Michigan records 111 coronavirus deaths; total nears 1,400

GRAND RAPIDS, Mich. (WOOD) — On Saturday, the number of deaths linked to coronavirus outbreak rose by 111 deaths, bringing the total to 1,392 deaths.

An additional 1,210 cases of COVID-19 were confirmed across the state Friday, according to data released Saturday, bringing the total to 23,993. While the number of new cases is high, it is significantly lower than what we were seeing late last week.

On Thursday, Michigan recorded 205 deaths, the largest one-day increase so far.

The state has also started providing data on how many patients have recovered, defining that as someone who started experiencing symptoms 30 days earlier and was still alive. As of Friday, the state said, 433 people were considered recovered. Those numbers will be updated once a week on Saturday.

Across the state, patients who have died were older. While they range in age from 20 to 107, they have an average age of about 73. And while those older than 60 make up only 41% of total cases, they account for 82% of the dead.

African Americans are also being disproportionately affected. Though they make up only 14% of the state population, they account for a third of all COVID-19 cases and more than 40% of the dead. The governor has launched a task force to address the disparity.

Southeast Michigan is still seeing the worst of the outbreak. Wayne County, including the city of Detroit, has 10,951 confirmed cases and 652 deaths; Oakland County has 4,802 confirmed cases and 316 deaths; and Macomb County has 3,164 cases and 209 deaths. Genesee County has 919 cases and 62 deaths. Washtenaw County has 685 cases and 18 deaths.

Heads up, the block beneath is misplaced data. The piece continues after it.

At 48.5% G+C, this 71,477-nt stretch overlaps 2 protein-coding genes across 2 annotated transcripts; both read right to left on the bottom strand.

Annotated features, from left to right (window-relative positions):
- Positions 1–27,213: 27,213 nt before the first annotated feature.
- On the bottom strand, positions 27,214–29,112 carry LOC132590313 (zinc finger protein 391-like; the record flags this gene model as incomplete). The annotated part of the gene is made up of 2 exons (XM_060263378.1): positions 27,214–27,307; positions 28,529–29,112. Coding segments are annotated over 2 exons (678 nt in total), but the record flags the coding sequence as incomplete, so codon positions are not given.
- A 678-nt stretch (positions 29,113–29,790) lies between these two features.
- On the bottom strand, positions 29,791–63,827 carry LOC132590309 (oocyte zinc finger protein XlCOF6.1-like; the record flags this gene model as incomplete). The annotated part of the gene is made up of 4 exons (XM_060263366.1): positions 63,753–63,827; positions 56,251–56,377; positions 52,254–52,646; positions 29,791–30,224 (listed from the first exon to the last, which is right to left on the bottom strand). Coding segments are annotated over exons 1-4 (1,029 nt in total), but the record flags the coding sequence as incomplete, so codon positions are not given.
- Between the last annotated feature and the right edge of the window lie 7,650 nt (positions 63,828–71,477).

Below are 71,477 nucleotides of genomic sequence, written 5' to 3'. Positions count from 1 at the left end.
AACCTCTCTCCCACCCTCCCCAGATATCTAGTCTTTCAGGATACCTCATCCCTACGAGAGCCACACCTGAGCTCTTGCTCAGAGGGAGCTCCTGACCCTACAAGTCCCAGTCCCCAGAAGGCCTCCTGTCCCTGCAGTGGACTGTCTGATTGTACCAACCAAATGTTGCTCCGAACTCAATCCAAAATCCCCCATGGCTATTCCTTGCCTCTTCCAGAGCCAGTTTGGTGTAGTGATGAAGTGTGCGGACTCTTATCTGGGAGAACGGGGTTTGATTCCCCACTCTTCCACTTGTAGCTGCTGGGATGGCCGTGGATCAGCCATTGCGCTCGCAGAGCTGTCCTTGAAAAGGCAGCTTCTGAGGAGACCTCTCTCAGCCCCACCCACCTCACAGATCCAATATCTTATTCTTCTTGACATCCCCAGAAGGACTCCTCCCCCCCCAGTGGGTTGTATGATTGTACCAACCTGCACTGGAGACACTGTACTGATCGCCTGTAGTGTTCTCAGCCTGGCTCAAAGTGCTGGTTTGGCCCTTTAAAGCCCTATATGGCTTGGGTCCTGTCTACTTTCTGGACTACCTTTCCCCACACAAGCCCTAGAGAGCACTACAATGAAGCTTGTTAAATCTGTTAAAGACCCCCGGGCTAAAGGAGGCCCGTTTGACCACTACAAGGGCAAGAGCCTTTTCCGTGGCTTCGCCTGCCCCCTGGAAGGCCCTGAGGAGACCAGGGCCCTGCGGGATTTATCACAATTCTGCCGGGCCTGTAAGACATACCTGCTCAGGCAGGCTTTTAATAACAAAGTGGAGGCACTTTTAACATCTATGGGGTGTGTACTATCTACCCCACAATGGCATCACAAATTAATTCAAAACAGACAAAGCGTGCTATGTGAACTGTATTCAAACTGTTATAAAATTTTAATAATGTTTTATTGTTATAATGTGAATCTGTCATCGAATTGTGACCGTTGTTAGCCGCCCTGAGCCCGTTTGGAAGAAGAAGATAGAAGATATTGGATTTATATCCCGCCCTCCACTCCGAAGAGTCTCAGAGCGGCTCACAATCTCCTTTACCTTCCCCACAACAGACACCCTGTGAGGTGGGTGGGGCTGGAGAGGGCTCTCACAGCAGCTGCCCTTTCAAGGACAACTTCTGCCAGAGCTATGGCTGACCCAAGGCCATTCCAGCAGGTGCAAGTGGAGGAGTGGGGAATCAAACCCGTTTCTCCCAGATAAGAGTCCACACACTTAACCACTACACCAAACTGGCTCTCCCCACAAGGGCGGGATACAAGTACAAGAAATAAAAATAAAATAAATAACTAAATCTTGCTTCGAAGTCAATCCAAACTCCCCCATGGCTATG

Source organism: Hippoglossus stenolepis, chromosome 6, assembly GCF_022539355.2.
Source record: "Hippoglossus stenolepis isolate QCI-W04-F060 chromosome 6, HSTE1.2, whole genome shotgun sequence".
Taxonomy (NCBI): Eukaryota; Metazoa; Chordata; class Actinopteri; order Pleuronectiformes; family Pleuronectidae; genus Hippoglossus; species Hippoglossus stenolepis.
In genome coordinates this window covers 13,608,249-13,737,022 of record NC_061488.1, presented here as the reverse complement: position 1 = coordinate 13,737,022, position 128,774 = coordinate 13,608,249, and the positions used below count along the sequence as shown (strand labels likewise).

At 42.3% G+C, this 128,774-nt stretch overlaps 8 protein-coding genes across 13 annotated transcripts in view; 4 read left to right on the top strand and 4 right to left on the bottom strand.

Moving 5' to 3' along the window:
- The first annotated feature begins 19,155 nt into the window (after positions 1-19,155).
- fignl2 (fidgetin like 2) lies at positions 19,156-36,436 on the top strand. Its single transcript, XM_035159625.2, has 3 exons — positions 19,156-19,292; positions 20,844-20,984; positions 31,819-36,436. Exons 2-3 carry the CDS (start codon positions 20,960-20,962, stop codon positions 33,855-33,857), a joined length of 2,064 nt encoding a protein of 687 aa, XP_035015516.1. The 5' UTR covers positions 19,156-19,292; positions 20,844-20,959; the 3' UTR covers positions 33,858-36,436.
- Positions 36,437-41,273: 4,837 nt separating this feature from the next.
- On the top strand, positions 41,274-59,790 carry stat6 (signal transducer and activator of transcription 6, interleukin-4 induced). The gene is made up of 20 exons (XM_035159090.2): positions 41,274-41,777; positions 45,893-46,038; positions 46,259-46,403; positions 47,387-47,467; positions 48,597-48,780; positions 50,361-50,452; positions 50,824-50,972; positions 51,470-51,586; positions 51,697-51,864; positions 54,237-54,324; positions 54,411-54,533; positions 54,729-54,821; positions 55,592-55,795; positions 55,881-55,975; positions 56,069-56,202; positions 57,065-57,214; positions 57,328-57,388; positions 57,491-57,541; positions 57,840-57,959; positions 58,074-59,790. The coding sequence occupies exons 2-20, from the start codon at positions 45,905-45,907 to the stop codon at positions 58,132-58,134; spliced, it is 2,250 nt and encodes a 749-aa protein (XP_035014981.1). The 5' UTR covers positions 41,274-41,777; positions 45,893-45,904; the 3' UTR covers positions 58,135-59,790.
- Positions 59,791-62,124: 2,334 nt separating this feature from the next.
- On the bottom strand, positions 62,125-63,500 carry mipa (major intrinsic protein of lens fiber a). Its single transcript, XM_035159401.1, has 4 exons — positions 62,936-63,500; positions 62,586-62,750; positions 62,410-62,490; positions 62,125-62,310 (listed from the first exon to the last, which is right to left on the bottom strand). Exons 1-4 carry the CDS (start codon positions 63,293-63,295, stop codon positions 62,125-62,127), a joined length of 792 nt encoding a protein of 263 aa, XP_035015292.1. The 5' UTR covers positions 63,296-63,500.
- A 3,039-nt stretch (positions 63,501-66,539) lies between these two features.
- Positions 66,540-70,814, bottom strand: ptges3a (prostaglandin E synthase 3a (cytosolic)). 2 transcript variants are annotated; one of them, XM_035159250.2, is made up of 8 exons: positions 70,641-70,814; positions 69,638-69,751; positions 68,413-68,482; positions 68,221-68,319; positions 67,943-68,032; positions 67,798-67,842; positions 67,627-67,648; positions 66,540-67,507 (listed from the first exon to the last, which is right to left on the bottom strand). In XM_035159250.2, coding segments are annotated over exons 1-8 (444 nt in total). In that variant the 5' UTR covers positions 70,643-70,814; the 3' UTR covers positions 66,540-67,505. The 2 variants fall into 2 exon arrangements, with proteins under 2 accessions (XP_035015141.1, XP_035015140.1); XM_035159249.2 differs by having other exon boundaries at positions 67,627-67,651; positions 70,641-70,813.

There were three more deaths within the Michigan Department of Corrections for a total of eight and 364 inmates have tested positive for the virus.

Across the state, more than 3,600 patients were in the hospital as of Saturday; about 1,440 of those were on ventilators. The vast majority were in and around Detroit. There are 3,185 ventilators in Michigan.

Anticipating that cases won’t peak until around the end of the month, Gov. Gretchen Whitmer on Thursday extended Michigan’s stay-at-home order through April 30. Under that order, you should only go out for essential errands, like grocery shopping, or if you are an essential service worker. The extended order also includes additional regulations for stores, notably to limit capacity.

The goal of all the social distancing measures is to keep the number of severe cases low enough that hospitals will be able to treat everyone properly. Detroit-area hospitals are starting to feel the strain of the outbreak, so a field hospital at the TCF Center downtown started taking stable COVID-19 patients Friday. It started with 25, but has space for 970. An expo center in Novi will be the site for a second field hospital, but it’s not ready to go yet.

In addition to social distancing, you should follow common-sense health practices, like washing your hands frequently for 20 seconds with soap and warm water, coughing into your arm or a tissue rather than your hands and avoiding touching your face with unwashed hands.

COVID-19 presents with a fever, cough and shortness of breath. For most who contract it, symptoms are mild. Though anyone can get it and anyone can develop a serious case, the people most at risk to develop severe complications are the elderly and those with preexisting health problems. If you think you have coronavirus, call your health care provider. Unless you are in need of emergency help, do not go to the emergency room. Get advice from a doctor over the phone or a televisit and they will direct you on how to get tested.